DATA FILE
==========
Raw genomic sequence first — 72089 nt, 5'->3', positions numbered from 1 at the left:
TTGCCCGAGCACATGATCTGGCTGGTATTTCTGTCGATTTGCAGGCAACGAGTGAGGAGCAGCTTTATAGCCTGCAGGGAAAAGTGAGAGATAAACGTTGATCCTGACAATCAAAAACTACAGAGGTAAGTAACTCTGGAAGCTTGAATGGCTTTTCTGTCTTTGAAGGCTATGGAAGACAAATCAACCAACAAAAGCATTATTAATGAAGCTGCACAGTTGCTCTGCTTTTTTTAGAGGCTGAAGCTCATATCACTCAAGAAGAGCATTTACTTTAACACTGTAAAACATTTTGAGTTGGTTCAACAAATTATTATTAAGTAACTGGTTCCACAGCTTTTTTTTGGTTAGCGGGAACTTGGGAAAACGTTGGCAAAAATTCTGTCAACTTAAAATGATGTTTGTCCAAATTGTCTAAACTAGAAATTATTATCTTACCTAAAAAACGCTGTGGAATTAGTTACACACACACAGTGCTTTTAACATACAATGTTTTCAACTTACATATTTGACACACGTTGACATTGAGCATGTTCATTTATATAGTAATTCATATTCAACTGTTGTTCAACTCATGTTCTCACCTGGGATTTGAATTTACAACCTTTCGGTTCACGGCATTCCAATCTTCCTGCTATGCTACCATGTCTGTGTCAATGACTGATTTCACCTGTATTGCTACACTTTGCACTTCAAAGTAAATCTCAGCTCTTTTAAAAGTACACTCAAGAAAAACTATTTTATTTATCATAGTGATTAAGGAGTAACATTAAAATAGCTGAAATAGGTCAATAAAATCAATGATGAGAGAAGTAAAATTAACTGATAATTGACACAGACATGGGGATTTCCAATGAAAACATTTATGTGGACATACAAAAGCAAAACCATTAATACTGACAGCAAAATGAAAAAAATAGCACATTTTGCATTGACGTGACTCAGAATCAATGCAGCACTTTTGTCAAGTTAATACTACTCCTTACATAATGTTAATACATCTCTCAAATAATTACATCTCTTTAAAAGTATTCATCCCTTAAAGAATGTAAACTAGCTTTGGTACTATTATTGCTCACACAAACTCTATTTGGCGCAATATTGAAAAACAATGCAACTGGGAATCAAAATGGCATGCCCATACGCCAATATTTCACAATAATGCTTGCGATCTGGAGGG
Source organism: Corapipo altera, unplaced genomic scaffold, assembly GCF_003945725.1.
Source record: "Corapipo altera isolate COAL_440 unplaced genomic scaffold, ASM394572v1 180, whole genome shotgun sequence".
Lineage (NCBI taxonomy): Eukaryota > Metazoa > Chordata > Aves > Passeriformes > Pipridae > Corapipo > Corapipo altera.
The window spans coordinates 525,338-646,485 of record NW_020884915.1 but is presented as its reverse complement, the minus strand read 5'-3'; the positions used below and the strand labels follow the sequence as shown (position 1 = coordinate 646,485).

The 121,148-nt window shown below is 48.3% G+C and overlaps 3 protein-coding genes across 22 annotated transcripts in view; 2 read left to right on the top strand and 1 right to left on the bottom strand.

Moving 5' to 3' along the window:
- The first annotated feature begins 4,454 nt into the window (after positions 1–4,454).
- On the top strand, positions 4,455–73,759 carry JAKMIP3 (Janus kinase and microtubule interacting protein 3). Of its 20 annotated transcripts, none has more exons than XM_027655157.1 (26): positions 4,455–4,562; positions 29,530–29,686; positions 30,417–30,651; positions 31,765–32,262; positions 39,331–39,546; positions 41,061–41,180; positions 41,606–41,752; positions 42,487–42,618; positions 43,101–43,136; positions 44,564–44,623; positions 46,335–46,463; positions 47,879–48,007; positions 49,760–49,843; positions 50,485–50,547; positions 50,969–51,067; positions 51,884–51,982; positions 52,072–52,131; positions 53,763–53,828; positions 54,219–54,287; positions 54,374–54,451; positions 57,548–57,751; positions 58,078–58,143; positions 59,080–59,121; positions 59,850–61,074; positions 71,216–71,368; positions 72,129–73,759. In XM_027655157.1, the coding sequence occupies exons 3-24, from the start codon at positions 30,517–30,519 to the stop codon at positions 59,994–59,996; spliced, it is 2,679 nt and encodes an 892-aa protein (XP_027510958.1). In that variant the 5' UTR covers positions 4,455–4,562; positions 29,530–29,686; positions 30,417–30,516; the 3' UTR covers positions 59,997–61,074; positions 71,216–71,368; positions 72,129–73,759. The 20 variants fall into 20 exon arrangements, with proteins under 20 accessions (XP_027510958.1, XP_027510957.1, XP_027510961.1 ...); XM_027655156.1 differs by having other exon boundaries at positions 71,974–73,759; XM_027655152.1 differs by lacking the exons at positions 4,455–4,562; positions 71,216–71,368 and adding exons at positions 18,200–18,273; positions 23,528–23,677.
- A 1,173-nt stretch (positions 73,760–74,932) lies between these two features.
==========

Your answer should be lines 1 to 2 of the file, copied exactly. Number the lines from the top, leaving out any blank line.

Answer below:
Raw genomic sequence first — 72089 nt, 5'->3', positions numbered from 1 at the left:
TTGCCCGAGCACATGATCTGGCTGGTATTTCTGTCGATTTGCAGGCAACGAGTGAGGAGCAGCTTTATAGCCTGCAGGGAAAAGTGAGAGATAAACGTTGATCCTGACAATCAAAAACTACAGAGGTAAGTAACTCTGGAAGCTTGAATGGCTTTTCTGTCTTTGAAGGCTATGGAAGACAAATCAACCAACAAAAGCATTATTAATGAAGCTGCACAGTTGCTCTGCTTTTTTTAGAGGCTGAAGCTCATATCACTCAAGAAGAGCATTTACTTTAACACTGTAAAACATTTTGAGTTGGTTCAACAAATTATTATTAAGTAACTGGTTCCACAGCTTTTTTTTGGTTAGCGGGAACTTGGGAAAACGTTGGCAAAAATTCTGTCAACTTAAAATGATGTTTGTCCAAATTGTCTAAACTAGAAATTATTATCTTACCTAAAAAACGCTGTGGAATTAGTTACACACACACAGTGCTTTTAACATACAATGTTTTCAACTTACATATTTGACACACGTTGACATTGAGCATGTTCATTTATATAGTAATTCATATTCAACTGTTGTTCAACTCATGTTCTCACCTGGGATTTGAATTTACAACCTTTCGGTTCACGGCATTCCAATCTTCCTGCTATGCTACCATGTCTGTGTCAATGACTGATTTCACCTGTATTGCTACACTTTGCACTTCAAAGTAAATCTCAGCTCTTTTAAAAGTACACTCAAGAAAAACTATTTTATTTATCATAGTGATTAAGGAGTAACATTAAAATAGCTGAAATAGGTCAATAAAATCAATGATGAGAGAAGTAAAATTAACTGATAATTGACACAGACATGGGGATTTCCAATGAAAACATTTATGTGGACATACAAAAGCAAAACCATTAATACTGACAGCAAAATGAAAAAAATAGCACATTTTGCATTGACGTGACTCAGAATCAATGCAGCACTTTTGTCAAGTTAATACTACTCCTTACATAATGTTAATACATCTCTCAAATAATTACATCTCTTTAAAAGTATTCATCCCTTAAAGAATGTAAACTAGCTTTGGTACTATTATTGCTCACACAAACTCTATTTGGCGCAATATTGAAAAACAATGCAACTGGGAATCAAAATGGCATGCCCATACGCCAATATTTCACAATAATGCTTGCGATCTGGAGGG